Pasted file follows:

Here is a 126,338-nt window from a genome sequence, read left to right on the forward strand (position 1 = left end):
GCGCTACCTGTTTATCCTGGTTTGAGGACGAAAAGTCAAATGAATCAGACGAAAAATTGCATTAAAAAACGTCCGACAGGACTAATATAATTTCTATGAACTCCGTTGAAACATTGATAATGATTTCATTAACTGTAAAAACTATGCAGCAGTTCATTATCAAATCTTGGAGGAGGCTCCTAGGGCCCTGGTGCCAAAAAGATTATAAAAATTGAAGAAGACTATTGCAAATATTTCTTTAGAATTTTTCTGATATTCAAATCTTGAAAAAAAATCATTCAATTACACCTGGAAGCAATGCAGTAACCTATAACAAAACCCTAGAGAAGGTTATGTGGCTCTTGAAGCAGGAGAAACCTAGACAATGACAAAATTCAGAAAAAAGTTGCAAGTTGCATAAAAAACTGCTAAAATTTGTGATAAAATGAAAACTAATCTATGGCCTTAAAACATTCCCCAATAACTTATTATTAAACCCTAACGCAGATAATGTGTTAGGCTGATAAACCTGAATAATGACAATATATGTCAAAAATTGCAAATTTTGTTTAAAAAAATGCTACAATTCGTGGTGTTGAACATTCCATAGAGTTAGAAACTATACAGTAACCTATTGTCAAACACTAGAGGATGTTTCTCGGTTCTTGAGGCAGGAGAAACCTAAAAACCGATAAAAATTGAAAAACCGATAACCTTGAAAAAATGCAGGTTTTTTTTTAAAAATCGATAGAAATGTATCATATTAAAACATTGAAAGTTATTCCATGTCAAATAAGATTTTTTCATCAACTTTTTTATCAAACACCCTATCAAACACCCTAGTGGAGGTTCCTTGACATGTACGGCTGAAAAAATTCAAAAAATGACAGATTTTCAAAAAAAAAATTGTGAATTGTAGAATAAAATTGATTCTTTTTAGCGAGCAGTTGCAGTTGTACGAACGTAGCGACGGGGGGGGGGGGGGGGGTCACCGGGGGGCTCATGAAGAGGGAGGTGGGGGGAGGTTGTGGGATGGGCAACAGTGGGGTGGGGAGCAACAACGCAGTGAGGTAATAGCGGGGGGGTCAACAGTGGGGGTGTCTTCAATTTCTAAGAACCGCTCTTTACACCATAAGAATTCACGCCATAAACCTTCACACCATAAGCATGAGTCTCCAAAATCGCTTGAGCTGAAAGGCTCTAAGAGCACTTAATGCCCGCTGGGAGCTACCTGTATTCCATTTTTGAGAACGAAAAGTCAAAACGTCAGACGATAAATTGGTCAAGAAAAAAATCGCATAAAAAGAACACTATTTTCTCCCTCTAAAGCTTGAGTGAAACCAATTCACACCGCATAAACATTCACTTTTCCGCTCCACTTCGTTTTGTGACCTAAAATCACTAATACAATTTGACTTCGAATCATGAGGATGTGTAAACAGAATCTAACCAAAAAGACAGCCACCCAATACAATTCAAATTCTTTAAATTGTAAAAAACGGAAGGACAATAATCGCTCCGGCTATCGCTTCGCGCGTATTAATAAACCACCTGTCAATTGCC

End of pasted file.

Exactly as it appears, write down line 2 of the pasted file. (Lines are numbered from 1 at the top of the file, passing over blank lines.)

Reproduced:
GCGCTACCTGTTTATCCTGGTTTGAGGACGAAAAGTCAAATGAATCAGACGAAAAATTGCATTAAAAAACGTCCGACAGGACTAATATAATTTCTATGAACTCCGTTGAAACATTGATAATGATTTCATTAACTGTAAAAACTATGCAGCAGTTCATTATCAAATCTTGGAGGAGGCTCCTAGGGCCCTGGTGCCAAAAAGATTATAAAAATTGAAGAAGACTATTGCAAATATTTCTTTAGAATTTTTCTGATATTCAAATCTTGAAAAAAAATCATTCAATTACACCTGGAAGCAATGCAGTAACCTATAACAAAACCCTAGAGAAGGTTATGTGGCTCTTGAAGCAGGAGAAACCTAGACAATGACAAAATTCAGAAAAAAGTTGCAAGTTGCATAAAAAACTGCTAAAATTTGTGATAAAATGAAAACTAATCTATGGCCTTAAAACATTCCCCAATAACTTATTATTAAACCCTAACGCAGATAATGTGTTAGGCTGATAAACCTGAATAATGACAATATATGTCAAAAATTGCAAATTTTGTTTAAAAAAATGCTACAATTCGTGGTGTTGAACATTCCATAGAGTTAGAAACTATACAGTAACCTATTGTCAAACACTAGAGGATGTTTCTCGGTTCTTGAGGCAGGAGAAACCTAAAAACCGATAAAAATTGAAAAACCGATAACCTTGAAAAAATGCAGGTTTTTTTTTAAAAATCGATAGAAATGTATCATATTAAAACATTGAAAGTTATTCCATGTCAAATAAGATTTTTTCATCAACTTTTTTATCAAACACCCTATCAAACACCCTAGTGGAGGTTCCTTGACATGTACGGCTGAAAAAATTCAAAAAATGACAGATTTTCAAAAAAAAAATTGTGAATTGTAGAATAAAATTGATTCTTTTTAGCGAGCAGTTGCAGTTGTACGAACGTAGCGACGGGGGGGGGGGGGGGGGTCACCGGGGGGCTCATGAAGAGGGAGGTGGGGGGAGGTTGTGGGATGGGCAACAGTGGGGTGGGGAGCAACAACGCAGTGAGGTAATAGCGGGGGGGTCAACAGTGGGGGTGTCTTCAATTTCTAAGAACCGCTCTTTACACCATAAGAATTCACGCCATAAACCTTCACACCATAAGCATGAGTCTCCAAAATCGCTTGAGCTGAAAGGCTCTAAGAGCACTTAATGCCCGCTGGGAGCTACCTGTATTCCATTTTTGAGAACGAAAAGTCAAAACGTCAGACGATAAATTGGTCAAGAAAAAAATCGCATAAAAAGAACACTATTTTCTCCCTCTAAAGCTTGAGTGAAACCAATTCACACCGCATAAACATTCACTTTTCCGCTCCACTTCGTTTTGTGACCTAAAATCACTAATACAATTTGACTTCGAATCATGAGGATGTGTAAACAGAATCTAACCAAAAAGACAGCCACCCAATACAATTCAAATTCTTTAAATTGTAAAAAACGGAAGGACAATAATCGCTCCGGCTATCGCTTCGCGCGTATTAATAAACCACCTGTCAATTGCC